Growing Your Business
By this point, you’ve mulled over your mission statement and established the vision of your company. You've hired attorneys to deal with all the legal aspects and decided which corporate structure made the most sense for your type of business. You’ve sized up the competition and received feedback on what could be improved about your business model. You’ve also hired a handful of employees and provided them with the right incentives, benefits, and perks. And finally, you’ve explored what kind of marketing techniques work best as you scale your business.
If you’re ready for the next challenge, the question you may be asking is how you can move from the startup stage to the growth track. Here are a few tips to start the upward climb that could bring you company to the next level and lead to even greater financial rewards.
Delegate. Enough of you micromanaging your employees and looking over their shoulders to make sure they’re doing their job. Periodically check in with them, but at a certain point you have to let go of the reins and trust them. Trying to handle everything yourself isn't any way to run a growing business.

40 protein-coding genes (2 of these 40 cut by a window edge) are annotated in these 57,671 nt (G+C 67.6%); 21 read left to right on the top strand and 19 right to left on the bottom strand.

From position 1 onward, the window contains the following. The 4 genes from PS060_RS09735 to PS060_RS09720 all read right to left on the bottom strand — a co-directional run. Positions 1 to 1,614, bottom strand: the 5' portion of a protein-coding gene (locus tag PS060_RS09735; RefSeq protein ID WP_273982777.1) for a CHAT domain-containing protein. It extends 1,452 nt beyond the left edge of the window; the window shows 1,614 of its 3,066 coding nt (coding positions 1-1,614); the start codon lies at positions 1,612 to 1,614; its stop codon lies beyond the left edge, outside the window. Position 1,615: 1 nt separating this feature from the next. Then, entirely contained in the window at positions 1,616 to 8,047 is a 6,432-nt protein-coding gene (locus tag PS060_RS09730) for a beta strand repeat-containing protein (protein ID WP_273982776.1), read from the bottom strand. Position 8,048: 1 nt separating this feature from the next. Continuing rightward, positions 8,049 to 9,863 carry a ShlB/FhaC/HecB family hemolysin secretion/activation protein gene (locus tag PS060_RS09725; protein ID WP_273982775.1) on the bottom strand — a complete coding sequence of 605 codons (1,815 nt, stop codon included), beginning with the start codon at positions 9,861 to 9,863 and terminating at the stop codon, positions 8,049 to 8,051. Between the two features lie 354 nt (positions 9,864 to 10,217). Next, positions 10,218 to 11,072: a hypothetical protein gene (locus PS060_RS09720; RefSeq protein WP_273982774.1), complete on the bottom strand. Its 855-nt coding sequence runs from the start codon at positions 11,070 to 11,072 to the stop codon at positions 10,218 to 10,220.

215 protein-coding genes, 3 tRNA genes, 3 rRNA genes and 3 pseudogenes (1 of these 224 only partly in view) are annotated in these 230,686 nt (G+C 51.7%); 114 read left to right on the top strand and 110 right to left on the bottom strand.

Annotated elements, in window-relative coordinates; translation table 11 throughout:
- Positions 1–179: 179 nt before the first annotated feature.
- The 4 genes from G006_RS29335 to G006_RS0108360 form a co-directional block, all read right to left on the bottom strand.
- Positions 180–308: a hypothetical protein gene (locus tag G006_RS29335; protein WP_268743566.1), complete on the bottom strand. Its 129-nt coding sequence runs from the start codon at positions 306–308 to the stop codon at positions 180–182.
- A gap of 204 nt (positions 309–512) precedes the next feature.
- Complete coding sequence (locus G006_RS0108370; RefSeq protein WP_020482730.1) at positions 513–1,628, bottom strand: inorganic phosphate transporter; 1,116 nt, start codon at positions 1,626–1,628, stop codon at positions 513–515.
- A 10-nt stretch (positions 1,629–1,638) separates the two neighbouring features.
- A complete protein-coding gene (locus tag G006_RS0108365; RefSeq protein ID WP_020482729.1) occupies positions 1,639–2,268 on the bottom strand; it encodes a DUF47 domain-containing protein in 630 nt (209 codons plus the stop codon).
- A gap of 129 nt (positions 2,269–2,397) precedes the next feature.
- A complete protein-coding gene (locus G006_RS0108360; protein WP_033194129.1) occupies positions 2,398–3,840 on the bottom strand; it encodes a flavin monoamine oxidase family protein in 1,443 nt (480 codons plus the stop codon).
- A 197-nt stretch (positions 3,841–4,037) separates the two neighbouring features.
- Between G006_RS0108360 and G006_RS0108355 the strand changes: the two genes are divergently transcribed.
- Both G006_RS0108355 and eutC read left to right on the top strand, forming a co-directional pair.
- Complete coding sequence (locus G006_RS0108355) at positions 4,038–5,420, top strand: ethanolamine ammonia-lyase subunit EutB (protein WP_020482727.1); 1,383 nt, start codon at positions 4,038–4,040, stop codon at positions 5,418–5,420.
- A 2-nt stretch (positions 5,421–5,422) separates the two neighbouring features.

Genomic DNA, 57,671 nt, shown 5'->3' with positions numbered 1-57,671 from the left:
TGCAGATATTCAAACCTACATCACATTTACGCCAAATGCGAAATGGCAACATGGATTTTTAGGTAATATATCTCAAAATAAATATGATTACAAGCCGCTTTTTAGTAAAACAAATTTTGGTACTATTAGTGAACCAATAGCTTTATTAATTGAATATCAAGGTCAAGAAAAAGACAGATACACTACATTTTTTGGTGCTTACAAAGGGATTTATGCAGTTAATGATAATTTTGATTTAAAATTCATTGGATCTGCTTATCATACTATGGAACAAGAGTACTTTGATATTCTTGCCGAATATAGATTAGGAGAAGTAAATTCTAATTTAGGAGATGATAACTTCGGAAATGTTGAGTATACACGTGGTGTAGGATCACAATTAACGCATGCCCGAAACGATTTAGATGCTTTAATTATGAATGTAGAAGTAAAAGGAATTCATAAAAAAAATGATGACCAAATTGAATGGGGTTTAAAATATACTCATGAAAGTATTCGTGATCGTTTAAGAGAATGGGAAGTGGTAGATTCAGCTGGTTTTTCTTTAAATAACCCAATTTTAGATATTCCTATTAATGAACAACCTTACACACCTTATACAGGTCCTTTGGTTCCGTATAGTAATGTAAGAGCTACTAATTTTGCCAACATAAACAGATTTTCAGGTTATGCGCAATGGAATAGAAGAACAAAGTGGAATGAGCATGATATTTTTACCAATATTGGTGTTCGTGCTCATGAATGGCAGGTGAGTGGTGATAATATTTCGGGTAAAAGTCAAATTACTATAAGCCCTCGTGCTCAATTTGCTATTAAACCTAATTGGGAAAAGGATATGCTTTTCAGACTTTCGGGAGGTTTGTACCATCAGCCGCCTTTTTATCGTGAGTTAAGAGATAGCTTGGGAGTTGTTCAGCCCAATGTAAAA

Prioritize. If the color of your logo is keeping you up at night and preventing you from placing orders on parts and stocking up on inventory or hiring personnel to lead your marketing team, then it’s time to be real. Your logo will most likely change as your brand and business evolves. No need to obsess over it. As you’re taking your company to the next stage, learn to pick and choose your battles.
Get Attention. Growing up, you quickly realized that the youngest child in a family had to find ways to get attention. Using the same philosophy in the business world, look at your company as the younger sibling to the more established companies you view as your competition. You can do things to get the attention of your customers that older companies can only dream about.
Talk Big. In the beginning, you probably introduced your company as a “small startup.” Now change your pitch. If you want to be seen as a growing business, you have to talk the talk. Explain how your company does what it does better than any your other competitors. When you can say things like “We've increased sales for companies like yours by 15 percent,” then potential customers will see the confidence you have about your business.
- Spur Action. Set hard deadlines on products and productions that you envision being key tools to growing your company. Don’t wait around for someone to get to it. Even if you have to pull staff into a meeting to support this effort as your personal priority, it will give employees a sense of urgency.